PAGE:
HS2 and Northern Powerhouse Rail are key to the future prosperity of the North and this is why - Barry White

At the end of this parliamentary chapter, we face a General Election where political parties will put forward their visions for the future.

Are better rail links the key to the North's future prosperity?

Whilst Brexit has dominated discourse, one issue has risen up the national agenda over the past year like no other – the future prosperity of the North.

At the heart of this is the ability to get people and goods from A to B better than they do today. That’s journeys between the North’s towns and cities and to our neighbours in Scotland, Wales, the Midlands and beyond.

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To do this properly, we need Northern Powerhouse Rail and HS2. Delivered together, in lock-step, they’d amount to a rail revolution for the One North economy we set out to achieve in 2015.

Barry White, chief executive of Transport for the North.

For Northern Powerhouse Rail, this means the most transformational £39bn network spanning from Liverpool to Hull and Sheffield to Newcastle.

That should include new lines between Liverpool and Manchester via Warrington and Manchester Airport, and between Manchester and Leeds.

Significant upgrades would create turn-up and go services between Sheffield, Manchester, Leeds, Newcastle, the wider North East and Hull. All journey times slashed, each station location a chance to ignite regeneration and foster new enterprise.

We believe any future Government should back this blueprint to improve people’s opportunities and their quality of life. Like those in our bold, youngest city Bradford, where we believe a central station would be the best catalyst for genuine transformation.

Whether developing new, city-defining stations such as Manchester Piccadilly or Liverpool, or stations in new locations such as Barnsley Dearne Valley, the aim is the same – enabling greater opportunity across the North.

We’re impatient too, itching to get going as soon as we can. But that will take a conscious decision by a Government to commit funding from the mid-2020s. This would fast-track delivery of the major upgrades as part of the first phase of delivery, including the Hope Valley line between Manchester and Sheffield, the East Coast Mainline between York and Newcastle, and connections to Hull. Achieving a spade in the ground in 2024. Infrastructure in years, not decades.

For the new lines between Leeds and Manchester and Liverpool to Manchester we need the committed funding to develop and build these lines so that they can be progressed through their statutory planning and approval processes as quickly as possible.

But, in an era of ambition, this isn’t enough. Our work is fully integrated with HS2 as planned – sharing some 80km of new track, making full use of new capacity to deliver better train services, more often.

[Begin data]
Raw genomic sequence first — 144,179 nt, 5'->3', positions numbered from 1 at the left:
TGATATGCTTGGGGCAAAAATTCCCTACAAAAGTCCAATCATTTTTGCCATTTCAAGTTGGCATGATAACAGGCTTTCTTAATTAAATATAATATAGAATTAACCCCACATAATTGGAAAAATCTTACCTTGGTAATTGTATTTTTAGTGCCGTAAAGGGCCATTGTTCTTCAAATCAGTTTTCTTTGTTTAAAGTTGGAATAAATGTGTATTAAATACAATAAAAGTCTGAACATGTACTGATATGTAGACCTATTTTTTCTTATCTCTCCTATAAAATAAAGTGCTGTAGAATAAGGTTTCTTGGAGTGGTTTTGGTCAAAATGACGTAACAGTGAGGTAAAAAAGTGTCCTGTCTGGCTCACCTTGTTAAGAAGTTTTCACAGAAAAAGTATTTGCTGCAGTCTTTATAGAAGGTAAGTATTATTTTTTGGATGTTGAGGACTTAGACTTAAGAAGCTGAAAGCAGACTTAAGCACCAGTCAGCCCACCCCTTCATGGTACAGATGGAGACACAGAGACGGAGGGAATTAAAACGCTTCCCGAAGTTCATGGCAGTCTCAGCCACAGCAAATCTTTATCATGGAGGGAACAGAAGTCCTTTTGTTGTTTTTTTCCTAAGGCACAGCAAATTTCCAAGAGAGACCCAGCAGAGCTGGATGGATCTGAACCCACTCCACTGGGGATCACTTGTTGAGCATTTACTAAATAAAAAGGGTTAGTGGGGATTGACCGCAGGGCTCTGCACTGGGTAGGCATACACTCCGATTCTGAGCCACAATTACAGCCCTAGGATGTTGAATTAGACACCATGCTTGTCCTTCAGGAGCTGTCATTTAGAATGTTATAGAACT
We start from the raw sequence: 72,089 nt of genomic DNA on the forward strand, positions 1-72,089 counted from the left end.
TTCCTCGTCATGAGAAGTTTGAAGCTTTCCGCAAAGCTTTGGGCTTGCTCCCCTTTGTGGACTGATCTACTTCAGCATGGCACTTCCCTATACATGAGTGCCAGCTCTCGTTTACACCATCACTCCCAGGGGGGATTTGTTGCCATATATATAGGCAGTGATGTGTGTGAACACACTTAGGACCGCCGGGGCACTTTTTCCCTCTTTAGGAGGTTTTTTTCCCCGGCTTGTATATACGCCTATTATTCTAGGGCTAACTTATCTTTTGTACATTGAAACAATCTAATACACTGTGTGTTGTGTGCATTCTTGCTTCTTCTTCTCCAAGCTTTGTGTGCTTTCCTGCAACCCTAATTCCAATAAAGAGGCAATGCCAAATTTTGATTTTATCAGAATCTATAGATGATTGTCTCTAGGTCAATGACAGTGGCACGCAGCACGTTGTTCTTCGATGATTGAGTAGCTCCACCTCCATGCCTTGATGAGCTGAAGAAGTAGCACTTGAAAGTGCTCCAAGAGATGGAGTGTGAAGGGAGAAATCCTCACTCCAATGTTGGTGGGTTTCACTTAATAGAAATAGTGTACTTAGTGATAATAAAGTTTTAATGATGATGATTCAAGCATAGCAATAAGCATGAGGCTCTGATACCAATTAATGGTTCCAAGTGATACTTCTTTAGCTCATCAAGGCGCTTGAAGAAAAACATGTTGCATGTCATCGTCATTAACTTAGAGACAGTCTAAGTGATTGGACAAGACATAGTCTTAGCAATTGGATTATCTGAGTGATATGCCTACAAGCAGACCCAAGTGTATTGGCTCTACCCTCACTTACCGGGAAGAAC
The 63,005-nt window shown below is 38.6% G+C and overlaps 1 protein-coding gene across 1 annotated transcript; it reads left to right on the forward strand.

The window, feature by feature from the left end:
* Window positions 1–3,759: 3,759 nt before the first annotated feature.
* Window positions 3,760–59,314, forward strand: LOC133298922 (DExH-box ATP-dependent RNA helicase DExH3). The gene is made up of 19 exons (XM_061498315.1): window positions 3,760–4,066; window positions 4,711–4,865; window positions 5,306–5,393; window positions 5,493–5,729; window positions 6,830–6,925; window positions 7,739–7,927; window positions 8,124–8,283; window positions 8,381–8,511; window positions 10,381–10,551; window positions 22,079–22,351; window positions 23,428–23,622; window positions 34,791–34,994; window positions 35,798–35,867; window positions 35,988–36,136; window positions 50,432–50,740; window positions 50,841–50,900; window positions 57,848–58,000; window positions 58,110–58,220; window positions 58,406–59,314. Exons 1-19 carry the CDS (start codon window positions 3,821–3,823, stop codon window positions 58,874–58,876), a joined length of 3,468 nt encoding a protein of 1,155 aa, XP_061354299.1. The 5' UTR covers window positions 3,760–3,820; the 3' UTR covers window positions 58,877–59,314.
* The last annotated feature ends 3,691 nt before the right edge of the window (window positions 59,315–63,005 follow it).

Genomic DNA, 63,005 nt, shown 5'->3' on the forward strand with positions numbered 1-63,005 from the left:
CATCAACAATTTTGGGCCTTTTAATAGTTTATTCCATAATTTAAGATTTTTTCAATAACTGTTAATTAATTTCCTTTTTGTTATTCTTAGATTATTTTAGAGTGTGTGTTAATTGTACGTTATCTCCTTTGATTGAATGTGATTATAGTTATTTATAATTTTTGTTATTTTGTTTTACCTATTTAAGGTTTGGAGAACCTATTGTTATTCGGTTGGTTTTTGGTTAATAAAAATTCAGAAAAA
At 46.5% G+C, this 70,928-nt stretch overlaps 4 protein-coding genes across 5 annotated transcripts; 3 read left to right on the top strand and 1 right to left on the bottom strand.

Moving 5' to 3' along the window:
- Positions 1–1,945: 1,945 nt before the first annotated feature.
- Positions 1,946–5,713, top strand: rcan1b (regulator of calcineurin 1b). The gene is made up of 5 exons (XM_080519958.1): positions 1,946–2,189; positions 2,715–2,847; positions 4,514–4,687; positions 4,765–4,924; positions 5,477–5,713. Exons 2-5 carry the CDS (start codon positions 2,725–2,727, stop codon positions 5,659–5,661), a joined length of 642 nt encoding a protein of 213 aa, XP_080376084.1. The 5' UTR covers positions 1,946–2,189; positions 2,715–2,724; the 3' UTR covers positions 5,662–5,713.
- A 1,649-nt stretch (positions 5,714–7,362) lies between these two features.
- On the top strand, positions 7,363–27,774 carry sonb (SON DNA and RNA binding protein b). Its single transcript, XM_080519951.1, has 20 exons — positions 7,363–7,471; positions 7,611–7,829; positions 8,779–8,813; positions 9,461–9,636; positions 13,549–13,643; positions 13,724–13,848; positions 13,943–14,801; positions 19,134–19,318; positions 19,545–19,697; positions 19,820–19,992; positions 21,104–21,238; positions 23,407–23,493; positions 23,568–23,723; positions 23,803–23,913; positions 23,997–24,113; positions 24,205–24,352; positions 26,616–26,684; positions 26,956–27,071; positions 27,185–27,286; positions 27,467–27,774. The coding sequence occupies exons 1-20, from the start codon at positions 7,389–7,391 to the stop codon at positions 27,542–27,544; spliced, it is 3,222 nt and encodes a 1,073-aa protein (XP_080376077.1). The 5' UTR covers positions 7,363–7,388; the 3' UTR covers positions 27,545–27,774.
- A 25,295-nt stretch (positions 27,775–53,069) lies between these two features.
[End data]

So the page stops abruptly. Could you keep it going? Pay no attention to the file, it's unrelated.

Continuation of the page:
For years, the North’s leaders have planned and prepared for HS2’s arrival to both sides of the Pennines. Future city-scapes have been planned around it, whilst the promise of more capacity on the existing network for local stopping services and vital freight movements has been embraced.

The need for investment is clear. It’s evidenced in the daily slog of today’s rail passengers.

Timetabling conundrums, packed trains, passengers left on platforms – a congested network buckling under the strain of its own success. One struggling to cope today, let alone equipped to serve the predicted four-fold increase in passengers between now and 2050.

And yet, passengers travelling from Manchester to Sheffield still travel at half the speed of services between Milton Keynes and London. It takes more than double the time to travel from Liverpool to Hull by rail, than it does London to Paris.

Delay or significant change to HS2 – and the half a million extra seats it would provide each day – would not only scale-back the economic opportunities for the North, it could delay both projects substantially. Right now, we need the future of HS2 to be resolved without delay, and fully aligned to design and delivery of a new network for the North.

That means full recognition of the prize for the North as part of the Oakervee Review process, and forensic consideration of where the northern elements of the programme can be built earlier than originally thought.

These issues transcend party politics. That’s been compounded by passion and support from across the spectrum in the past year for this mission. We ask that all parties advance this agenda, putting right decades of under-investment, and work with a united North to rebalance the UK economy.

Barry White is chief executive of Transport for the North.